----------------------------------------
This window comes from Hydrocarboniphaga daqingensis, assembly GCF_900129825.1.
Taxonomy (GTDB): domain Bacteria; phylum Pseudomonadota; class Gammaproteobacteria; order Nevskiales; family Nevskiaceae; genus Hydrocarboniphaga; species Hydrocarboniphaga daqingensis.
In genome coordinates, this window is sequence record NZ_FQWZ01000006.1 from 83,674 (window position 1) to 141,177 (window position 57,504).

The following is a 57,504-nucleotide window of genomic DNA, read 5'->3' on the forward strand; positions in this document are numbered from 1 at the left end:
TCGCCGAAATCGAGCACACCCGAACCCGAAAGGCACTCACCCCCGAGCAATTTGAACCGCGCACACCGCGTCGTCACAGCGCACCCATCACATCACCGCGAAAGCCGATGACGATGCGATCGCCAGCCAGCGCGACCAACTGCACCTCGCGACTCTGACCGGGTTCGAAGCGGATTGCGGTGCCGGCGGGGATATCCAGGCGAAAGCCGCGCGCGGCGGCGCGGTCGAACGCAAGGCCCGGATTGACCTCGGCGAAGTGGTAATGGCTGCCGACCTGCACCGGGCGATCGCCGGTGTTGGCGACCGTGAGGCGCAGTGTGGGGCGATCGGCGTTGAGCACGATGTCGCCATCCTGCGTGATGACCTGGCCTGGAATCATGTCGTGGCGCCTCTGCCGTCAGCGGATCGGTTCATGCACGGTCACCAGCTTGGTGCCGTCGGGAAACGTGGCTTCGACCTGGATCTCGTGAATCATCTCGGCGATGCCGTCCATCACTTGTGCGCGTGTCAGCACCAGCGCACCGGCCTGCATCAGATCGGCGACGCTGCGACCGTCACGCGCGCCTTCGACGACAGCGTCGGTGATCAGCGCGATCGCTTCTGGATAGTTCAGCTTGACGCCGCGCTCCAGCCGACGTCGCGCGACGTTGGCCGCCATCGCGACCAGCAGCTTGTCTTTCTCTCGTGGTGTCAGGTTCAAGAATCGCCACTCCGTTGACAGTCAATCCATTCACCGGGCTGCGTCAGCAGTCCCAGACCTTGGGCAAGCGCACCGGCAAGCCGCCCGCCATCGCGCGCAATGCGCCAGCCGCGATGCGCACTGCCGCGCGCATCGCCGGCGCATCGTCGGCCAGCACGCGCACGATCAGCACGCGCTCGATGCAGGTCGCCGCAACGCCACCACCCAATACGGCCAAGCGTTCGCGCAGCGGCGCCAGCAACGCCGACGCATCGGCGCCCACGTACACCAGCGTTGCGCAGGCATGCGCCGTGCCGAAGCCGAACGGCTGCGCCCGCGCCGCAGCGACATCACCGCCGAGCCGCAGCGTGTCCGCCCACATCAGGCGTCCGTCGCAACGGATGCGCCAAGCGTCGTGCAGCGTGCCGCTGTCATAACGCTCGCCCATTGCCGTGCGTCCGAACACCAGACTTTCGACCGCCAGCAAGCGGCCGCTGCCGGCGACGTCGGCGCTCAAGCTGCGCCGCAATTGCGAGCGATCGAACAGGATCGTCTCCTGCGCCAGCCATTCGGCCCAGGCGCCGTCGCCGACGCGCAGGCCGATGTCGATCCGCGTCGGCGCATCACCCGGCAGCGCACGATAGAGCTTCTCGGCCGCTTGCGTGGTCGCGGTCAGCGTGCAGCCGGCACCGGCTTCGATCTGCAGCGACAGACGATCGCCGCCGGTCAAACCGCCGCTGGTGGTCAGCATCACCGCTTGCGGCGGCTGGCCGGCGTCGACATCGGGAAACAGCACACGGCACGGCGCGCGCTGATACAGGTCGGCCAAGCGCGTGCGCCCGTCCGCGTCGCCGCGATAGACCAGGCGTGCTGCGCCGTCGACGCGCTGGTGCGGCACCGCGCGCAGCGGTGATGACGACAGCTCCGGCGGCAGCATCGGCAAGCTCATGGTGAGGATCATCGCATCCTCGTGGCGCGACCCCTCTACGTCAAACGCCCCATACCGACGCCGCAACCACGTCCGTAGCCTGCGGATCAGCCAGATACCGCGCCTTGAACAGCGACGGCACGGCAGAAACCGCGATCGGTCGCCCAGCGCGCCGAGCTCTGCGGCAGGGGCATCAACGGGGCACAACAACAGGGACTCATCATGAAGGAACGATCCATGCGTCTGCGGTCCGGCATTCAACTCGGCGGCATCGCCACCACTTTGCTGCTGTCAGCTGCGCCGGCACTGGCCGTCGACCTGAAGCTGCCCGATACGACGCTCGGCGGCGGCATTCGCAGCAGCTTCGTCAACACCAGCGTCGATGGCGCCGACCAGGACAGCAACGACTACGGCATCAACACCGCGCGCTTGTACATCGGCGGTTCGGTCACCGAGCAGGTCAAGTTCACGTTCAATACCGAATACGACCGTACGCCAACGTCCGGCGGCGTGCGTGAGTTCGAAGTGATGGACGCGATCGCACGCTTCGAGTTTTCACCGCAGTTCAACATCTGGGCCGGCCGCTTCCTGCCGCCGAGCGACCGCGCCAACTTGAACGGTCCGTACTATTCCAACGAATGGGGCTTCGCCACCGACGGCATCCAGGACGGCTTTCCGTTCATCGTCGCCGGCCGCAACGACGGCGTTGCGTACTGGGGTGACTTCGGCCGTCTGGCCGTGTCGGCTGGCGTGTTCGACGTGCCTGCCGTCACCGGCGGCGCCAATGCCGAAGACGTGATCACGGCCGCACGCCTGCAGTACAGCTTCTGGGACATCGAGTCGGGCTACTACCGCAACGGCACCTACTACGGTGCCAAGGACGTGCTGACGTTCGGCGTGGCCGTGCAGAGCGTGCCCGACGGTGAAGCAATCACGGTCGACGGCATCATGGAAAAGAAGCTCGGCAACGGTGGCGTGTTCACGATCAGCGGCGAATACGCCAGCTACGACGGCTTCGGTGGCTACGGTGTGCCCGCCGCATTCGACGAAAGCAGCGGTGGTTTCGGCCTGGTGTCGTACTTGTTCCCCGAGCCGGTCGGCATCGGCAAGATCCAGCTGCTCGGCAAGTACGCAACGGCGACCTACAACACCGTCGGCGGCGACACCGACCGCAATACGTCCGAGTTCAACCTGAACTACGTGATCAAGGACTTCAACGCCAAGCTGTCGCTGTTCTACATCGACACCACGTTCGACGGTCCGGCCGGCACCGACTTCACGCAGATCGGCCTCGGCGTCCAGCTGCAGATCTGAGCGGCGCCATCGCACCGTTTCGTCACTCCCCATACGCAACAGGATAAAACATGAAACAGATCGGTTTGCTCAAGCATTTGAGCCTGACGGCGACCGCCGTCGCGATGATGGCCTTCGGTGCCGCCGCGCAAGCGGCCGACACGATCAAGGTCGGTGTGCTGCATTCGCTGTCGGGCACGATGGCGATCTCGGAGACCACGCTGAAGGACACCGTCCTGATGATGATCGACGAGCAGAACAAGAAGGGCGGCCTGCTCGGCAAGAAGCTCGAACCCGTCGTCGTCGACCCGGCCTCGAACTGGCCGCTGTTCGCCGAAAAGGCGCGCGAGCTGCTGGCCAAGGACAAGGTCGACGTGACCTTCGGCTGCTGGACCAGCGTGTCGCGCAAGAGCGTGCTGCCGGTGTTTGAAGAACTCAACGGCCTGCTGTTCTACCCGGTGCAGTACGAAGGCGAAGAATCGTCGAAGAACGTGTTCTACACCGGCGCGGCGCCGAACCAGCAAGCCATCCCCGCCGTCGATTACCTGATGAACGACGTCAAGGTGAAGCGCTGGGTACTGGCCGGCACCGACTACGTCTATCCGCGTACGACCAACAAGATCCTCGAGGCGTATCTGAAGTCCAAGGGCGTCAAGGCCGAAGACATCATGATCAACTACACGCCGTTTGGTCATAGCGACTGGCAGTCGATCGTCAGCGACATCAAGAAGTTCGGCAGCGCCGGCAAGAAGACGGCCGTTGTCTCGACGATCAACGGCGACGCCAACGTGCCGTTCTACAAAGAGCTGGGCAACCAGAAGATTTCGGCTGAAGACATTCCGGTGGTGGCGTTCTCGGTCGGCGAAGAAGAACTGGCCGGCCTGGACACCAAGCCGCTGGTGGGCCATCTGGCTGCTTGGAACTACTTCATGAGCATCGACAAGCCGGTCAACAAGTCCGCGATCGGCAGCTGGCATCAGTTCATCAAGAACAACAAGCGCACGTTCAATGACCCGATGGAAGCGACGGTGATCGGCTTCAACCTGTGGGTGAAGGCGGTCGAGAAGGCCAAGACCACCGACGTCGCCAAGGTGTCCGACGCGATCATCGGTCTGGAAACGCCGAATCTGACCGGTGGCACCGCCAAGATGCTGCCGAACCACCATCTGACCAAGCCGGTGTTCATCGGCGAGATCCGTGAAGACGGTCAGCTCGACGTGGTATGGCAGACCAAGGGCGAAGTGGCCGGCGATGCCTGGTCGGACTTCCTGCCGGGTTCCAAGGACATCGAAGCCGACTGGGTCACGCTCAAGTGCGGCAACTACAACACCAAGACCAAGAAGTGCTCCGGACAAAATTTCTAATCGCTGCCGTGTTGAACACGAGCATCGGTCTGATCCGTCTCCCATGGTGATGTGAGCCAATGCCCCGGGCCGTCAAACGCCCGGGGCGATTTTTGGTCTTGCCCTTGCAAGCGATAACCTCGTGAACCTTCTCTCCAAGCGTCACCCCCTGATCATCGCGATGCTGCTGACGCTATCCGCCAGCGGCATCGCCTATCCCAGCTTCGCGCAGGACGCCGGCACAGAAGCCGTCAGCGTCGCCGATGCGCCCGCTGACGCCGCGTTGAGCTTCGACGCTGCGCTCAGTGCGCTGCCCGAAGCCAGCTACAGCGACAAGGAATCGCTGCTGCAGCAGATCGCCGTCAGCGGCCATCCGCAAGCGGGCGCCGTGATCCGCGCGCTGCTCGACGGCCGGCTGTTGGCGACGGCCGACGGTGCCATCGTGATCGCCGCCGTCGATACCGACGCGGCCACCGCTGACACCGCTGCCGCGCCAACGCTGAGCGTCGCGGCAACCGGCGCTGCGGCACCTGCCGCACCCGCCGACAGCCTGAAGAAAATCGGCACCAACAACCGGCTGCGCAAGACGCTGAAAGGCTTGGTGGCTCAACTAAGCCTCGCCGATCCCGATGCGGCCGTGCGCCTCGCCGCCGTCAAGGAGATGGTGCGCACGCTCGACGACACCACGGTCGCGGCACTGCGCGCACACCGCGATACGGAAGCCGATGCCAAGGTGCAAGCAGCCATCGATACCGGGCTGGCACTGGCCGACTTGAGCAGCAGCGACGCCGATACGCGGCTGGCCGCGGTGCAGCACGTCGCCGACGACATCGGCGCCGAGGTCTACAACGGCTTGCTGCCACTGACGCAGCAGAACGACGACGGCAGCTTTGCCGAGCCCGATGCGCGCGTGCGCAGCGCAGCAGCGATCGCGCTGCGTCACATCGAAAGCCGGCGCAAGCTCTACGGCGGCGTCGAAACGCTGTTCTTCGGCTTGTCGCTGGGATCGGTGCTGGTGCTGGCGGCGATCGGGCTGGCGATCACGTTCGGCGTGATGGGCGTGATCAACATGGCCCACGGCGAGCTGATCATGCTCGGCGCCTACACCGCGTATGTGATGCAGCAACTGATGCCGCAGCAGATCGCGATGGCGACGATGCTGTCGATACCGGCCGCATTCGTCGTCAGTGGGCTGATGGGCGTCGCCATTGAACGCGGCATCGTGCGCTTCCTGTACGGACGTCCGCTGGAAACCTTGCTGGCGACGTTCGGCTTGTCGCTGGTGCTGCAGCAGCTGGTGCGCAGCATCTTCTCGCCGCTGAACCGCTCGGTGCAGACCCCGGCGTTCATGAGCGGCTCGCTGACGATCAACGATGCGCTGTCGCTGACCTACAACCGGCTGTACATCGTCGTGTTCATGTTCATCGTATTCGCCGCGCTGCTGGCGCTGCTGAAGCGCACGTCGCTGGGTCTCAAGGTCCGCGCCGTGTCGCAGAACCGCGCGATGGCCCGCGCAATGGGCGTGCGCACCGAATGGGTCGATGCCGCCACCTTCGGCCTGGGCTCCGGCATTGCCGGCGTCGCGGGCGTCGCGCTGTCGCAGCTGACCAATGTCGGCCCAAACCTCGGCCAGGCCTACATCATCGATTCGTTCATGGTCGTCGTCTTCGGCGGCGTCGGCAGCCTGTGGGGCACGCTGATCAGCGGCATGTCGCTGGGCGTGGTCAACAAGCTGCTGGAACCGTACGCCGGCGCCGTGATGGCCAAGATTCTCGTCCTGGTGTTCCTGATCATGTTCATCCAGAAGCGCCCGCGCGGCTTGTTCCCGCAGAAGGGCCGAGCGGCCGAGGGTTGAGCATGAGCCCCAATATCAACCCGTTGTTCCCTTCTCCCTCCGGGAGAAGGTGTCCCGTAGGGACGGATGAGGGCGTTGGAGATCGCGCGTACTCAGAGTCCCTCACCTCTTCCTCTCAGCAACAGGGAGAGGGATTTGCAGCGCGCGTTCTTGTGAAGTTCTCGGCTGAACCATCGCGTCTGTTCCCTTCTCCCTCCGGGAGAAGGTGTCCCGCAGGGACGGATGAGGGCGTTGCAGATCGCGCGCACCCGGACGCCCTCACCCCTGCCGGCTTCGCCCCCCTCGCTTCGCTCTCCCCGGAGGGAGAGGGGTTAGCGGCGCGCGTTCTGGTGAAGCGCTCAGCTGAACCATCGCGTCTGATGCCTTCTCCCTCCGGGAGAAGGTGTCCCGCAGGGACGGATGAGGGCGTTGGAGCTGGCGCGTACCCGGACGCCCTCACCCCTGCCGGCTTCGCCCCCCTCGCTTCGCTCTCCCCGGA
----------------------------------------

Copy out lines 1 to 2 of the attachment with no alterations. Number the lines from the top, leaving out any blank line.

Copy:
This window comes from Hydrocarboniphaga daqingensis, assembly GCF_900129825.1.
Taxonomy (GTDB): domain Bacteria; phylum Pseudomonadota; class Gammaproteobacteria; order Nevskiales; family Nevskiaceae; genus Hydrocarboniphaga; species Hydrocarboniphaga daqingensis.